The plain of Karbala was sacred to Shiah Islam. Locus of the massacre of Husein's small band and of his martyrdom, the site subsequently became a major shrine. Karbala stones were fully described for Westerners early on (1639) by the man from Holstein, Adam Olearius:
The English visitors, George Foster (1783/84) and Lady Mary Sheil, (1849-1853), are two other competent Middle East observers, with this to say, respectively, about the tablets:
An early 20th century mention of the stones appears in d’Allemagne’s extensive work: "...embroidered pieces of linen are used for making little portable prayer rugs, which all good pilgrims put in the bottom of their sacks when they leave on a long trip of sanctification which often lasts several months. In these little portable chapels, there is always a geometric design indicating the direction in which one must put the fabric on the ground, and in the upper part there is a space reserved on which to put the little lump of clay from Kerbala, which all good believers must touch several times with their foreheads when begging Allah for help in their great misery." (4)
The remarks of these four observers link the briquettes with foreheads, give them Mecca directionality, put them on the niche end of prayer rugs, and suggest that there is a spot reserved for their placement. Given these data it seems valid to speculate that representations of the "stones" could appear on prayer rugs. A sound use of this speculation might be to view as a possible tile of Karbala any geometric form, within or above a mihrab, which differs from the other decorative motifs on the rug.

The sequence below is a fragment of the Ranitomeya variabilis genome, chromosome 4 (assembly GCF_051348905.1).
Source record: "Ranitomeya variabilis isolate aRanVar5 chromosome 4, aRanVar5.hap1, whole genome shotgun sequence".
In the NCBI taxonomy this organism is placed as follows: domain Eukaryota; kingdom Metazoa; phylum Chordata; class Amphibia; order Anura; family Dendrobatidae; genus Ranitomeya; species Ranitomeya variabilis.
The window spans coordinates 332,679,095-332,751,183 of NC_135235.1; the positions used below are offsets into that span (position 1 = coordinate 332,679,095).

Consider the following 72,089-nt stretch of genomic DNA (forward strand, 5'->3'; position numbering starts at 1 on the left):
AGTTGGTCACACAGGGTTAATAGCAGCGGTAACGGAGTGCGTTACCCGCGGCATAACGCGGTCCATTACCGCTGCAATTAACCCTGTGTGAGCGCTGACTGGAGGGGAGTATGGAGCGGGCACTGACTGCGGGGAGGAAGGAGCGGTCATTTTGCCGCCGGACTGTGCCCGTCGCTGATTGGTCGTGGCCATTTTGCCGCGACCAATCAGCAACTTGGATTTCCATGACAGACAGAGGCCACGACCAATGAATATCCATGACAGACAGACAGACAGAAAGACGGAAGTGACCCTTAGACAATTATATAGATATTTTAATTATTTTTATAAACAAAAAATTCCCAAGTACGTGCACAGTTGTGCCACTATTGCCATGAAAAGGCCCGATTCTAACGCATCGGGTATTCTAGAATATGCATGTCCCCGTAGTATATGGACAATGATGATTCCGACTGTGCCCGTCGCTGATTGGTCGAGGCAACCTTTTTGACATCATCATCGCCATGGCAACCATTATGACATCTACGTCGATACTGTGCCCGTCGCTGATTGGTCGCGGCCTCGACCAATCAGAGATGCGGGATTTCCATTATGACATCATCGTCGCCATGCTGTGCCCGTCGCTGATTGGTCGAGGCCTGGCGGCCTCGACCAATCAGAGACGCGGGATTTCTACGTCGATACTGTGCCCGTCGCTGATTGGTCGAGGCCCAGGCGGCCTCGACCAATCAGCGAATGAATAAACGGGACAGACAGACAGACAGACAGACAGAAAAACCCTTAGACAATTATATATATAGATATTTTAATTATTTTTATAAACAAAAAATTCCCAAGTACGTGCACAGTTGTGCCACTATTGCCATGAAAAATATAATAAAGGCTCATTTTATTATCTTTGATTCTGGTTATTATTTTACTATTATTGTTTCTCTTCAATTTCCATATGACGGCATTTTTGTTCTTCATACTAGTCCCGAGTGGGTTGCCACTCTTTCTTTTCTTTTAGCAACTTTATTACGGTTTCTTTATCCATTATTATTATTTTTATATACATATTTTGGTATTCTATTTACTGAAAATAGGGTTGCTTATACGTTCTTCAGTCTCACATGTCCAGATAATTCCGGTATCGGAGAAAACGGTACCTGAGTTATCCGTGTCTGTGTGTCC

If briquettes are a prayer rug icon, they may be used in establishing provenance, especially in Azerbaijan rugs, for the Azeri population was mixed Shiah and Sunni, with Shiahs in the majority and located principally in areas relatively proximate to what is now Persia, and in the large towns and cities. The Sunnis were both more rural and closer to Turkey. The motif, of course, could have lost its significance with time and thus be no indicator, but with this caveat, some sorting of Caucasian rugs may be possible based on prayer rug analysis.
Another fruitful area may be the Baluch-type prayer rugs which occasionally bear what could be an image of a Karbala briquette. Tribes, Baluch or otherwise, weaving these rugs are likely to have resided in Persian territory.
A related speculation
has to do with the hands appearing in the spandrels of prayer rugs. There
are many symbolic possibilities for hands, but when they appear with a
putative Karbala stone, the urge to consider them the hands of the martyred
Husein is very strong indeed.